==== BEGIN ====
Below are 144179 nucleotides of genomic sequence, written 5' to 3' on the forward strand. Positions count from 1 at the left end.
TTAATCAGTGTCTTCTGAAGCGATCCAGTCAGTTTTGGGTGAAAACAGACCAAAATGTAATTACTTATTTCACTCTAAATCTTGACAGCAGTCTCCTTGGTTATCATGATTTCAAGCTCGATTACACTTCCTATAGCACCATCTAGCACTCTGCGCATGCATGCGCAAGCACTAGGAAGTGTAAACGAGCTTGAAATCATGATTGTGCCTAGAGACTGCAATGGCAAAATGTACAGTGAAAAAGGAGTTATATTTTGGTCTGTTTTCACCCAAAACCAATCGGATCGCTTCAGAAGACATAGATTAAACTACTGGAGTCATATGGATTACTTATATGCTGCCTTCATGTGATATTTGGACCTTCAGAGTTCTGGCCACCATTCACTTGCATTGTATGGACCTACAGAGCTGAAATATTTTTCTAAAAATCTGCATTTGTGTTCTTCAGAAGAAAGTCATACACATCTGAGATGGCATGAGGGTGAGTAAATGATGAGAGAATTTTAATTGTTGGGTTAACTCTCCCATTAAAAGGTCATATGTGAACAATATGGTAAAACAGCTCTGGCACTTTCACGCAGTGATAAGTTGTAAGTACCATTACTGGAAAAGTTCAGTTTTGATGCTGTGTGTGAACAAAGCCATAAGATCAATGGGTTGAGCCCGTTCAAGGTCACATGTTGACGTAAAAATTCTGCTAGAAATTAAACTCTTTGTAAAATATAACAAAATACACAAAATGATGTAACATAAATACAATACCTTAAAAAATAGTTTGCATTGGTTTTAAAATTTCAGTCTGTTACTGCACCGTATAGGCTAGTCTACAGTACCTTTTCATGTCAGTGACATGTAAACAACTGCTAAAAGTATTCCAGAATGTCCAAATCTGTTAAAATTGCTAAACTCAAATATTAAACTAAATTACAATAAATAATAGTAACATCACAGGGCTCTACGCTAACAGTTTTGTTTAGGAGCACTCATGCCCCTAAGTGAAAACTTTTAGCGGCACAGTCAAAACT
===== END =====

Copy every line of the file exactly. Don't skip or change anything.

Below are 144179 nucleotides of genomic sequence, written 5' to 3' on the forward strand. Positions count from 1 at the left end.
TTAATCAGTGTCTTCTGAAGCGATCCAGTCAGTTTTGGGTGAAAACAGACCAAAATGTAATTACTTATTTCACTCTAAATCTTGACAGCAGTCTCCTTGGTTATCATGATTTCAAGCTCGATTACACTTCCTATAGCACCATCTAGCACTCTGCGCATGCATGCGCAAGCACTAGGAAGTGTAAACGAGCTTGAAATCATGATTGTGCCTAGAGACTGCAATGGCAAAATGTACAGTGAAAAAGGAGTTATATTTTGGTCTGTTTTCACCCAAAACCAATCGGATCGCTTCAGAAGACATAGATTAAACTACTGGAGTCATATGGATTACTTATATGCTGCCTTCATGTGATATTTGGACCTTCAGAGTTCTGGCCACCATTCACTTGCATTGTATGGACCTACAGAGCTGAAATATTTTTCTAAAAATCTGCATTTGTGTTCTTCAGAAGAAAGTCATACACATCTGAGATGGCATGAGGGTGAGTAAATGATGAGAGAATTTTAATTGTTGGGTTAACTCTCCCATTAAAAGGTCATATGTGAACAATATGGTAAAACAGCTCTGGCACTTTCACGCAGTGATAAGTTGTAAGTACCATTACTGGAAAAGTTCAGTTTTGATGCTGTGTGTGAACAAAGCCATAAGATCAATGGGTTGAGCCCGTTCAAGGTCACATGTTGACGTAAAAATTCTGCTAGAAATTAAACTCTTTGTAAAATATAACAAAATACACAAAATGATGTAACATAAATACAATACCTTAAAAAATAGTTTGCATTGGTTTTAAAATTTCAGTCTGTTACTGCACCGTATAGGCTAGTCTACAGTACCTTTTCATGTCAGTGACATGTAAACAACTGCTAAAAGTATTCCAGAATGTCCAAATCTGTTAAAATTGCTAAACTCAAATATTAAACTAAATTACAATAAATAATAGTAACATCACAGGGCTCTACGCTAACAGTTTTGTTTAGGAGCACTCATGCCCCTAAGTGAAAACTTTTAGCGGCACAGTCAAAACT